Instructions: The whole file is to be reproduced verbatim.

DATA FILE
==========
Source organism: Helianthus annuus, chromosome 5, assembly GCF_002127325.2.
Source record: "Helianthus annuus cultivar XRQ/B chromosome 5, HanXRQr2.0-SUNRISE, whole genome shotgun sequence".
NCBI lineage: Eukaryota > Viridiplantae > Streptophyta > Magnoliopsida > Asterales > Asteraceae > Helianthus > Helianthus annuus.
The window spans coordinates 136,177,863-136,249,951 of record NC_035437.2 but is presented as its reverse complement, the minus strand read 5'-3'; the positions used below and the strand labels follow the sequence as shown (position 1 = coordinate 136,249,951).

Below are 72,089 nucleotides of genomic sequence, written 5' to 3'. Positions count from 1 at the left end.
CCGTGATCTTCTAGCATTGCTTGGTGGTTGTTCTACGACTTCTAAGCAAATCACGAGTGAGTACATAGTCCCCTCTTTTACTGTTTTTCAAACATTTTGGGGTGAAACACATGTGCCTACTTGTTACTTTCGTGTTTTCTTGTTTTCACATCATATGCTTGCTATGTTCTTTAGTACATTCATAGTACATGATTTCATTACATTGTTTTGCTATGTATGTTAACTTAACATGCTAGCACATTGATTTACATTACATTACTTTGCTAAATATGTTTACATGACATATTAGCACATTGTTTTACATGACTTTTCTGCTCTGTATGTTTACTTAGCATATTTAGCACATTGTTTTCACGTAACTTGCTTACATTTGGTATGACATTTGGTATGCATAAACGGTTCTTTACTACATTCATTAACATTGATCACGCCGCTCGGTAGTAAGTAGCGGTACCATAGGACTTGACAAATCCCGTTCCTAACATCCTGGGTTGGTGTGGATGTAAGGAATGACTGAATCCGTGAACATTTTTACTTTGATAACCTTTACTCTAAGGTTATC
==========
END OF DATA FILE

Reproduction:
Source organism: Helianthus annuus, chromosome 5, assembly GCF_002127325.2.
Source record: "Helianthus annuus cultivar XRQ/B chromosome 5, HanXRQr2.0-SUNRISE, whole genome shotgun sequence".
NCBI lineage: Eukaryota > Viridiplantae > Streptophyta > Magnoliopsida > Asterales > Asteraceae > Helianthus > Helianthus annuus.
The window spans coordinates 136,177,863-136,249,951 of record NC_035437.2 but is presented as its reverse complement, the minus strand read 5'-3'; the positions used below and the strand labels follow the sequence as shown (position 1 = coordinate 136,249,951).

Below are 72,089 nucleotides of genomic sequence, written 5' to 3'. Positions count from 1 at the left end.
CCGTGATCTTCTAGCATTGCTTGGTGGTTGTTCTACGACTTCTAAGCAAATCACGAGTGAGTACATAGTCCCCTCTTTTACTGTTTTTCAAACATTTTGGGGTGAAACACATGTGCCTACTTGTTACTTTCGTGTTTTCTTGTTTTCACATCATATGCTTGCTATGTTCTTTAGTACATTCATAGTACATGATTTCATTACATTGTTTTGCTATGTATGTTAACTTAACATGCTAGCACATTGATTTACATTACATTACTTTGCTAAATATGTTTACATGACATATTAGCACATTGTTTTACATGACTTTTCTGCTCTGTATGTTTACTTAGCATATTTAGCACATTGTTTTCACGTAACTTGCTTACATTTGGTATGACATTTGGTATGCATAAACGGTTCTTTACTACATTCATTAACATTGATCACGCCGCTCGGTAGTAAGTAGCGGTACCATAGGACTTGACAAATCCCGTTCCTAACATCCTGGGTTGGTGTGGATGTAAGGAATGACTGAATCCGTGAACATTTTTACTTTGATAACCTTTACTCTAAGGTTATC